G7 Aims to Isolate Russia

Written by | Monday, March 24th, 2014

G7 is to negotiate the response to the Russian annexation of the Ukrainian peninsula of Crimea on the side-lines of the nuclear security summit in the Hague that starts today (March 24). Although the emergency meeting was announced already a week ago, Russian President Putin has managed to finalize the agreement annexing the peninsula on the Black Sea while Russian troops seized a Ukrainian airbase since then. So far, Western response to the biggest confrontation between the West and Moscow since the end of the Cold War has been in the form of sanctions. Sanctioning such as asset freezing or visa bans has been imposed on a number of closest business and political allies of Vladimir Putin.
In the Hague, the G7 is expected to discuss how to put more pressure on Moscow and what the potential costs could be. Western leaders are trying hard to find the balance between the protection of their economies and the punishment of President Putin’s annexation. According to Dutch PM, who is hosting US President Barack Obama and the leaders of Italy, France, Japan, Canada, Great Britain, and Germany in his mansion, the West should take it slow when handling Russia. US officials add that any further steps must be carefully analysed to avoid bans on entire industries or sectors, especially metal or oil that could potentially spread and have a negative impact on the global economy. British Foreign Secretary, William Hague, suggests instead that the West should focus on curbing arms sales to Russia.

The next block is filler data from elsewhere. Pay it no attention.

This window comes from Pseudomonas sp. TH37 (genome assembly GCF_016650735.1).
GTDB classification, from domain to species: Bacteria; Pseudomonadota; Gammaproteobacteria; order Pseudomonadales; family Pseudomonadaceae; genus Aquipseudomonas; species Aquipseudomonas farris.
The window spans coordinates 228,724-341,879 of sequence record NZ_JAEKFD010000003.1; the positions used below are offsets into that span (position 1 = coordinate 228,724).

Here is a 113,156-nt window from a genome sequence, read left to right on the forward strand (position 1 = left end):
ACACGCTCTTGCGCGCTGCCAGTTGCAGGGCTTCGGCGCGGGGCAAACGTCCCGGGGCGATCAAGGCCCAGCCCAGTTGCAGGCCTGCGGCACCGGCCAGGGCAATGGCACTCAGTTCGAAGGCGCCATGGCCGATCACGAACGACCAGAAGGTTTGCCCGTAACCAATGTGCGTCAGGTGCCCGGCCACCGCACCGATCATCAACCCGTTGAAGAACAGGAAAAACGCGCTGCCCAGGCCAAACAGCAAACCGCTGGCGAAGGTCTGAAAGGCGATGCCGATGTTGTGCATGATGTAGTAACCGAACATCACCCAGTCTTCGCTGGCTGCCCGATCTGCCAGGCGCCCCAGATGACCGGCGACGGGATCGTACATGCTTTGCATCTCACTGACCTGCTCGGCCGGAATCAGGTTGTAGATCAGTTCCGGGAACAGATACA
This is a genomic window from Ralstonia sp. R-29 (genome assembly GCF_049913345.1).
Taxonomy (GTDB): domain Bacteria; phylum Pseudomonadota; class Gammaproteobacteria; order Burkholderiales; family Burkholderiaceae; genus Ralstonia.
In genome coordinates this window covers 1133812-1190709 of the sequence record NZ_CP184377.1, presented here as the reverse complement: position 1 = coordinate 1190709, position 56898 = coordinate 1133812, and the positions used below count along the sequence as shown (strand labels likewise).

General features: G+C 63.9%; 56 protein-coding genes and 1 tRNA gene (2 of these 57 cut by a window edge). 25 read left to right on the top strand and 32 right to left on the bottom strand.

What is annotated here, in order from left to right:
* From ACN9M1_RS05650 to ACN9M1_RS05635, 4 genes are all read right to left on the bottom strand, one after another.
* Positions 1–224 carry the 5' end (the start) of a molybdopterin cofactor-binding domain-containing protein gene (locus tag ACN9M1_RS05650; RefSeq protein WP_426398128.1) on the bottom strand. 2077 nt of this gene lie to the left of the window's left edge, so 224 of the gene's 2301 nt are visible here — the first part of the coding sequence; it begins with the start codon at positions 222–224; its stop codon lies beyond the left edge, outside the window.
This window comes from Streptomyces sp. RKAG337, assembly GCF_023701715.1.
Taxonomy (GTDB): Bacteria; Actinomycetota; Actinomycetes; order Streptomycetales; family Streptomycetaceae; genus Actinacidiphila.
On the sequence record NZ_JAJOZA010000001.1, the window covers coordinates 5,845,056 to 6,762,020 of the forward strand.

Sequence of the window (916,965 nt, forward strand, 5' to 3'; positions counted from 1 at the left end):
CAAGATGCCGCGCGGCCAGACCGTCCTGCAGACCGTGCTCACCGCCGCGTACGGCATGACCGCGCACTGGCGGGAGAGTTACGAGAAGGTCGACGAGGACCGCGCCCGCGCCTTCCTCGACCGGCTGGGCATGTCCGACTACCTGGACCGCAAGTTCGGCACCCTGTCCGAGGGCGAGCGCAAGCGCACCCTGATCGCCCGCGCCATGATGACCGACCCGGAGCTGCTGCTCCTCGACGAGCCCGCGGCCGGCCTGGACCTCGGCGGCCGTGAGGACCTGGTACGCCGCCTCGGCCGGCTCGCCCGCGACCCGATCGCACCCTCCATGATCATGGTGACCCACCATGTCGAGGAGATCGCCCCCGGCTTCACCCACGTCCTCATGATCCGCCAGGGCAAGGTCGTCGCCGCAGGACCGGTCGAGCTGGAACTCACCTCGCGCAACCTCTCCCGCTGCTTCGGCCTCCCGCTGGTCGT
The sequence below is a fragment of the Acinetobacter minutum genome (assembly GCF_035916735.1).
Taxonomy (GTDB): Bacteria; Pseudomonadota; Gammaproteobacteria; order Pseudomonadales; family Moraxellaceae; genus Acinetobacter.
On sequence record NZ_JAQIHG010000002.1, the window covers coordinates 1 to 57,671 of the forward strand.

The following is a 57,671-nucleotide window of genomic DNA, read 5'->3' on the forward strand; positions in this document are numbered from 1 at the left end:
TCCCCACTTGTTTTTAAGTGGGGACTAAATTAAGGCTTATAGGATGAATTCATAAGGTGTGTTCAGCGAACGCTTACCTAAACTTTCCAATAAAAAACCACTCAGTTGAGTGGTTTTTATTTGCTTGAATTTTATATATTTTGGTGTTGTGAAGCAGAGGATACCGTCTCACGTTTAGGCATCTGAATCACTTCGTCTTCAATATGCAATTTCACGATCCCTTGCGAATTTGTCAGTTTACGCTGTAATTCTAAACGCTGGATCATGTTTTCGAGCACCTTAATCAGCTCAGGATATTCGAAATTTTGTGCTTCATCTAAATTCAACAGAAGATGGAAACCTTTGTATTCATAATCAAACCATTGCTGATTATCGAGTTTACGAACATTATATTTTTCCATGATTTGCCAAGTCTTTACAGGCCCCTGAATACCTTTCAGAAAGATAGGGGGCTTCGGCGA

It is expected that today’s talks will reveal whether Obama will pass his foreign policy test to convince his European partners to exert more pressure on Moscow. He has already threatened to impose US sanctions on key sectors of the Russian economy but Europe is very hesitant to follow as EU-Russian ties are far stronger than those of US-Russia. Limiting the space for manoeuvre for the EU is also the fact that the block buys about a third of its oil from Russia.

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